Soon, all three billion of us will communicate, collaborate, and community-build – buy, sell, borrow, and invest – together without middlemen, brokers, or gatekeepers.”

    I hate to be a spoil sport, but have you noticed how gloabally everyone, including the US and US companyies are jockying to insert themsleves into the middle of virtual communication? <any companies have already done so without the average joe even recognizing it. Google deep packet inspection. Most large internet companies are very capable of acting as middle men if they wanted to. Governments are fighting hard to maintain tax revenues from online transactions and in many ways its a marketing wet dream.

    the authors vision is possible but unlikely at this point. As long as the average joe is OK with being a corporate slave.

  17. kettle1 says:

    3b 16

    Perhaps some of the borrowers ought to be embarrased too!!

    Why? why cant you or i play by the same rules as the corporate persons of the world?

    from a purely logical perspective (not ethical or moral) it makes no sense to concern yourself with embarrassment or any other such notions if a legal action is going to further your personal goals and potentially benefit you financially.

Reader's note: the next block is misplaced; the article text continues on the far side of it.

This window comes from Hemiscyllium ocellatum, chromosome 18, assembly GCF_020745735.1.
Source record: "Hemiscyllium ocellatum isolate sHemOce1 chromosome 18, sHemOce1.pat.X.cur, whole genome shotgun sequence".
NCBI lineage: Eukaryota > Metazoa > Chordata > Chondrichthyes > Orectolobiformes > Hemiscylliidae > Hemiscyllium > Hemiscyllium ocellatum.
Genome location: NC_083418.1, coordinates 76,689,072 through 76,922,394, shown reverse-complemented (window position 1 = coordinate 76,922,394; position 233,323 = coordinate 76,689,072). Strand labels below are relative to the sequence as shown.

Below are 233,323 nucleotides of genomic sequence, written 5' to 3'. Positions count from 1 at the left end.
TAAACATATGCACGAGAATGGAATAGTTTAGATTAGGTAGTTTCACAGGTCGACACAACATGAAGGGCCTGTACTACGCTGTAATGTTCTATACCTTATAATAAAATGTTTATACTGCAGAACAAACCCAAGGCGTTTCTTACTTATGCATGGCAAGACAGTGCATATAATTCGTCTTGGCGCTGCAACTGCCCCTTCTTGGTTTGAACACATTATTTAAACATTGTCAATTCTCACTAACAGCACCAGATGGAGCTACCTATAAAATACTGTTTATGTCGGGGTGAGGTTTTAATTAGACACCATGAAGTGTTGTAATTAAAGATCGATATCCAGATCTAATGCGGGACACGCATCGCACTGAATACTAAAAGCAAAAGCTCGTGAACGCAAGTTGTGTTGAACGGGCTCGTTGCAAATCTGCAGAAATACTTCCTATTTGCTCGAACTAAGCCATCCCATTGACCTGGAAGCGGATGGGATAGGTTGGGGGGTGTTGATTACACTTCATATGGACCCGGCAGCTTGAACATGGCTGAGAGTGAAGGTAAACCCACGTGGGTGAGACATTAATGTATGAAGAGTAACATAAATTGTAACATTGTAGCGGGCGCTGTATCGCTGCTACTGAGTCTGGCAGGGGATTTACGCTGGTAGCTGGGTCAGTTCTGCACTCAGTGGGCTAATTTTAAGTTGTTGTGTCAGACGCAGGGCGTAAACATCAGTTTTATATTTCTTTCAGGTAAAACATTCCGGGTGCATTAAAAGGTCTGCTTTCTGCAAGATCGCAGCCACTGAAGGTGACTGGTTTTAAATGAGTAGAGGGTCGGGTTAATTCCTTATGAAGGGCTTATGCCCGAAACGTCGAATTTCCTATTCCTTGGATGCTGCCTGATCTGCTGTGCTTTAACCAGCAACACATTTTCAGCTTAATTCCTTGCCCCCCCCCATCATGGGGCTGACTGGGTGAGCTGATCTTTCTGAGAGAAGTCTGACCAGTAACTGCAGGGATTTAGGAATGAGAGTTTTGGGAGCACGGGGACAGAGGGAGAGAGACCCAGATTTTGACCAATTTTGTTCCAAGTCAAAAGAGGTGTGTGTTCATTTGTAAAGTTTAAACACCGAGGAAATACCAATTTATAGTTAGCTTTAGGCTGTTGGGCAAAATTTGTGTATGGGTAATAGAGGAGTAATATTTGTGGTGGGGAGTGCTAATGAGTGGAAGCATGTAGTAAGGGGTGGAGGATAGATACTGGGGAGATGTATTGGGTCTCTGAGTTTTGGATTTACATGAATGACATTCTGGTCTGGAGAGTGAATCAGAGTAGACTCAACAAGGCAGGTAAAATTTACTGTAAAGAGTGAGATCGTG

At some point we are all stupid for not playing the game

  18. Cindy says:

    15 Chicago

    I am curious about the fate of Wells Fargo. The whole Golden One/Wachovia option arm to interest only to hold off the write downs thing. Is that going to work?

    I see that there was a plan….

    pg. 502 “The new provision would allow Wells Fargo to use all of Wachovia’s write-downs as a deduction against its own income, thus enabling the combined bank to save billions in future taxes.”

    Is it going to work or is Wells going to regret the day they paid $7 for anything.

    I like the Kovacevich dude. He built Wells Fargo into a well-run institution here on the West Coast – then this all came about.

    Will he be spared?

    This is interesting also re: Lehman: pg. 535

    “Despite claims to the contrary by Paulson, it seems undeniable that the fear of a public outcry over another Wall Street rescue was at least a factor in how he approached Lehman’s dilemma.”

    Or did he just not like Fuld as some have said.